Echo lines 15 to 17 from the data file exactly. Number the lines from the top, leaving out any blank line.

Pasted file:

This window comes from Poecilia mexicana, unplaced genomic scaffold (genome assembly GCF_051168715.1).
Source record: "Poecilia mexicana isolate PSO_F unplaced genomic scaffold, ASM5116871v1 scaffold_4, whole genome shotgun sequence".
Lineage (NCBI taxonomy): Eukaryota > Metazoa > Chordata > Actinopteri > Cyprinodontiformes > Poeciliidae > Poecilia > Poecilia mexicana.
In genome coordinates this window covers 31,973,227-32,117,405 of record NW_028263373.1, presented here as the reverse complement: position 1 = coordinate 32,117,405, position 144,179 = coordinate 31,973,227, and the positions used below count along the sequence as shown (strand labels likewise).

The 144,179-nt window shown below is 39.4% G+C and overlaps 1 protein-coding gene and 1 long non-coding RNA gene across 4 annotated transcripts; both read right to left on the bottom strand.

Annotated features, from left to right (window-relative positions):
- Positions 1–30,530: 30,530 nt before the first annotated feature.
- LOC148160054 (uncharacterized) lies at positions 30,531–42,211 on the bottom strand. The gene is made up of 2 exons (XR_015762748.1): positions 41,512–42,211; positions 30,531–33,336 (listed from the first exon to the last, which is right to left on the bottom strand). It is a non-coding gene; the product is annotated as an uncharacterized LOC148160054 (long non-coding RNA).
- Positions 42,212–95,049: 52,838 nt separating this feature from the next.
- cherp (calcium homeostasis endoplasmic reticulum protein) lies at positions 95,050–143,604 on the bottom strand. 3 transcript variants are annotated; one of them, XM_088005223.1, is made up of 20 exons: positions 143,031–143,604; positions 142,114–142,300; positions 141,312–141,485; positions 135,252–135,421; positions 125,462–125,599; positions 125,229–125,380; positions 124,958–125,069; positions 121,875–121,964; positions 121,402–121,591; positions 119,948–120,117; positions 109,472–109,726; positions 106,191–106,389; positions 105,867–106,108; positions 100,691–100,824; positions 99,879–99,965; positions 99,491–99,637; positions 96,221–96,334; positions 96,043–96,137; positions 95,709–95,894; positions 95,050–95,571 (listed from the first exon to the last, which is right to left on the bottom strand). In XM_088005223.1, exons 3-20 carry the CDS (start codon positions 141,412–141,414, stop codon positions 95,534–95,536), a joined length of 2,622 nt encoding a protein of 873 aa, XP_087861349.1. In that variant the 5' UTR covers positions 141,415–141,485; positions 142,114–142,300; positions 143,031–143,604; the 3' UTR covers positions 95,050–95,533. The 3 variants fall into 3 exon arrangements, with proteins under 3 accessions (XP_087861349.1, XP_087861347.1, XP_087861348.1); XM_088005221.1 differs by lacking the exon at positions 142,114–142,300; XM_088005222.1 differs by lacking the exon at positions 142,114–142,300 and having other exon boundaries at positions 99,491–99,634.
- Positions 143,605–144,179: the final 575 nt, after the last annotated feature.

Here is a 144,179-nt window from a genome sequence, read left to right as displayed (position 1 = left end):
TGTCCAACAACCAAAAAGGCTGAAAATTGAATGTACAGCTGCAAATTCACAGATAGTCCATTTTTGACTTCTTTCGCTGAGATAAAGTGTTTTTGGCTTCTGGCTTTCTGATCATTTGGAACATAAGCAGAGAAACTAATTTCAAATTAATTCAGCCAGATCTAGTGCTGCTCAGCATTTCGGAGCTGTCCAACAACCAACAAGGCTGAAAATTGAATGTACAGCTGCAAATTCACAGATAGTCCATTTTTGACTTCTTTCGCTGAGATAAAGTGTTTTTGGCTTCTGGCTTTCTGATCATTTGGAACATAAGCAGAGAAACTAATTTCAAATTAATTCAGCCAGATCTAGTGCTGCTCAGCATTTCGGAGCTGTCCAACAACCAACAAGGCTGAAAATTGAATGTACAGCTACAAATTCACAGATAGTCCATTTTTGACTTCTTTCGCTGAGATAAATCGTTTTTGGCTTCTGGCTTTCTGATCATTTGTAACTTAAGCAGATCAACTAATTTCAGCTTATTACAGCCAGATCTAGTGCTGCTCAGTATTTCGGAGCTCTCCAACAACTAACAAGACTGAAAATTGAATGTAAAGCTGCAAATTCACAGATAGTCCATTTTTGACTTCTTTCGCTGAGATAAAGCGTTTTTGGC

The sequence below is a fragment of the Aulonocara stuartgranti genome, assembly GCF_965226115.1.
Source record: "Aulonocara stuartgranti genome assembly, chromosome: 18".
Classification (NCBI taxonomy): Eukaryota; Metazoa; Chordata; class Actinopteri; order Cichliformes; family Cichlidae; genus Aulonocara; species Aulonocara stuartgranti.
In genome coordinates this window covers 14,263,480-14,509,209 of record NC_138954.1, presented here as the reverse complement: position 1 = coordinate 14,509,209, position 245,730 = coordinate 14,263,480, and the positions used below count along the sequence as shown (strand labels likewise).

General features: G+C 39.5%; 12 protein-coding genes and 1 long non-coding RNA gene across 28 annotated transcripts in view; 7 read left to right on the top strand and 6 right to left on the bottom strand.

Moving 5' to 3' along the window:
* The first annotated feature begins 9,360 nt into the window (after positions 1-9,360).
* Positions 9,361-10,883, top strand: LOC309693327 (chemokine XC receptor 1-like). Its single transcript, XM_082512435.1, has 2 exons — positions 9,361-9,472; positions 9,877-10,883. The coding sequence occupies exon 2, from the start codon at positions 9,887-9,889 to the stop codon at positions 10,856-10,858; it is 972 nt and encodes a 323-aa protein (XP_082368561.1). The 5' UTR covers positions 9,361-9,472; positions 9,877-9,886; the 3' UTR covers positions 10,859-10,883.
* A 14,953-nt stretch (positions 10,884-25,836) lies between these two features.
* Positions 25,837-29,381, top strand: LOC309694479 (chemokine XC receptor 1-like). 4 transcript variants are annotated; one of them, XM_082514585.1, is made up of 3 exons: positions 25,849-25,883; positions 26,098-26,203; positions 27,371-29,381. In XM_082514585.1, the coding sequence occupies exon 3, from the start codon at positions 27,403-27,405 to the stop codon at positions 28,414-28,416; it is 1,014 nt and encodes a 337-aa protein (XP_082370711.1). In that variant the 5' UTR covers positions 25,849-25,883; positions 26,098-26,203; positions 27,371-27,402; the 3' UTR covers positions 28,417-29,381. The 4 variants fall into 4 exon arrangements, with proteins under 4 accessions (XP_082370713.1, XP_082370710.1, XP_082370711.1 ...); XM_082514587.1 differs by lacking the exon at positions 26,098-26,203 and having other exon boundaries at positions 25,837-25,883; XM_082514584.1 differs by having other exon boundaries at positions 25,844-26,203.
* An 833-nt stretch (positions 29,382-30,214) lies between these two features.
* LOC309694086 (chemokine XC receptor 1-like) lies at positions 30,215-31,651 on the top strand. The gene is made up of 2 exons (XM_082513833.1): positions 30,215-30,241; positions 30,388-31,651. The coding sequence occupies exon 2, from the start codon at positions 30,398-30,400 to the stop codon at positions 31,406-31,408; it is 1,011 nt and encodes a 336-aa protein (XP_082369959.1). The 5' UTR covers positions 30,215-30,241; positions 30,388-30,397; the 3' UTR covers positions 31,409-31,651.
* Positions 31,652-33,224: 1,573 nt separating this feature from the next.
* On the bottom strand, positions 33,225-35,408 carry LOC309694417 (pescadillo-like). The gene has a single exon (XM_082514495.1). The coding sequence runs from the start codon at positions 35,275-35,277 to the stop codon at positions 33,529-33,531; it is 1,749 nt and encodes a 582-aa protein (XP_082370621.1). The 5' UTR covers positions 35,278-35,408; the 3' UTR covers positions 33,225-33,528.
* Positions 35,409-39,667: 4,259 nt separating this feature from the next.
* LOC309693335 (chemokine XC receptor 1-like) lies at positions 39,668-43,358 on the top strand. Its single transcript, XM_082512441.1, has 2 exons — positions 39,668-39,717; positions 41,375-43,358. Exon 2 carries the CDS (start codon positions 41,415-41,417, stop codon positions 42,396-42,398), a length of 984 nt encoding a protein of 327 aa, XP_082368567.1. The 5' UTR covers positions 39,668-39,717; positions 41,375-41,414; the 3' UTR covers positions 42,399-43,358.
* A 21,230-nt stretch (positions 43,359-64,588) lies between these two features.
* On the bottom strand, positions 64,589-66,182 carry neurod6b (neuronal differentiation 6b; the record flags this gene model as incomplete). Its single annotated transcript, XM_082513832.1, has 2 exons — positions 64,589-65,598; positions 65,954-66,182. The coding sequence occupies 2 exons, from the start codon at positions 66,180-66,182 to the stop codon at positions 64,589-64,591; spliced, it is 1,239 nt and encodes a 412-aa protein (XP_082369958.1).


Source record: "Aulonocara stuartgranti genome assembly, chromosome: 18".
Classification (NCBI taxonomy): Eukaryota; Metazoa; Chordata; class Actinopteri; order Cichliformes; family Cichlidae; genus Aulonocara; species Aulonocara stuartgranti.
In genome coordinates this window covers 14,263,480-14,509,209 of record NC_138954.1, presented here as the reverse complement: position 1 = coordinate 14,509,209, position 245,730 = coordinate 14,263,480, and the positions used below count along the sequence as shown (strand labels likewise).